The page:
“All I have to do is walk”. This is what I told myself in the weeks leading up to my pilgrimage, as I imagined how simple life was about to become. The Camino de Santiago seemed like a total escape from day-to-day life. At home, I often wonder how I’m going to accomplish all that is required of me. But on the Camino de Santiago? You just walk and pray. I can handle that.
In reality, the Camino still requires some decision-making. Pilgrims ask themselves: should I walk alone today, or join someone else? For dinner, do I indulge in a “pilgrim menu” at a restaurant, or survive another day on sandwiches? Should I search for a wifi signal to check my email, or totally disconnect? Lastly, there is the daily question: when do I stop walking and rest for the night?
These questions cause little stress, naturally, since the choices are limited. But they can be made more difficult by the strange dynamics of the pilgrim community.
Though I traveled here alone – as did most of the pilgrims I’ve met – I didn’t stay that way for long. Like a nomadic convoy, a group has formed among the pilgrims who walk around the same pace and distance every day. While the scenery has been constantly changing over several hundred kilometres, amazingly, the people have remained largely the same.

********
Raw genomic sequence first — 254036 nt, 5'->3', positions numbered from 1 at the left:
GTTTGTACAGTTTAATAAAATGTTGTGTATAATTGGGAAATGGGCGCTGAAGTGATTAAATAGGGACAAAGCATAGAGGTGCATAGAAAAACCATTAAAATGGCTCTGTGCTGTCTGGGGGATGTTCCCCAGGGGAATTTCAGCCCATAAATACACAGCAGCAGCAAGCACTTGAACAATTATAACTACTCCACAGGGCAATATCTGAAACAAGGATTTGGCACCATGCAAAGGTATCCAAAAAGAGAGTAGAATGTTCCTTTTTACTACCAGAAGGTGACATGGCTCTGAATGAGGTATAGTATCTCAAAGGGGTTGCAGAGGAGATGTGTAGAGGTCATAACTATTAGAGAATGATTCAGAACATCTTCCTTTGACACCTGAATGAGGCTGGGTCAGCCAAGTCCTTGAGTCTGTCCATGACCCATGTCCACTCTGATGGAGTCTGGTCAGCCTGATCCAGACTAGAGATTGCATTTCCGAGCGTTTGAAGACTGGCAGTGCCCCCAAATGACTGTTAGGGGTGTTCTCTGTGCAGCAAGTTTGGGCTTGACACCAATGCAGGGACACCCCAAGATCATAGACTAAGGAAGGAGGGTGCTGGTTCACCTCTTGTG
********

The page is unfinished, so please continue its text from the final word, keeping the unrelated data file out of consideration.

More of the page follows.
Like any community, there are people in need. Someone needs a band-aid for his blistered foot. Someone lost her camera and needs help retracing her steps. Someone doesn’t want to eat alone and needs a friend.
There may exist pilgrims who are meant to walk the Camino in prayerful isolation. But for most of us, the pilgrimage has become a school of love of neighbor – in this sense, not far removed from our lives at home. Whether we are walking along an ancient trail, or working late in the office, or caring for a child with the flu, the obligation is the same: loving God and neighbour is all we need to do.
S+L’s Kris Dmytrenko is walking the Camino de Santiago pilgrimage in Spain. He may write regular updates for the blog, or he may not until he reaches the end–as the spirit (and wifi availability) leads him.
The Camino de Santiago is infused with Spanish Catholicism — as it should be, since this walking pilgrimage leads to the remains of the apostle St. James, buried in north-west Spain.
Yet the Camino’s appeal extends to non-Christians, as well. The beauty of the French and Spanish countryside, combined with the unparalleled adventure of walking 800 km, can push the figure of St. James into the background. His image is everywhere, but it’s evident that many pilgrims only vaguely understand who is he, what he was martyred for, and why we venerate his relics.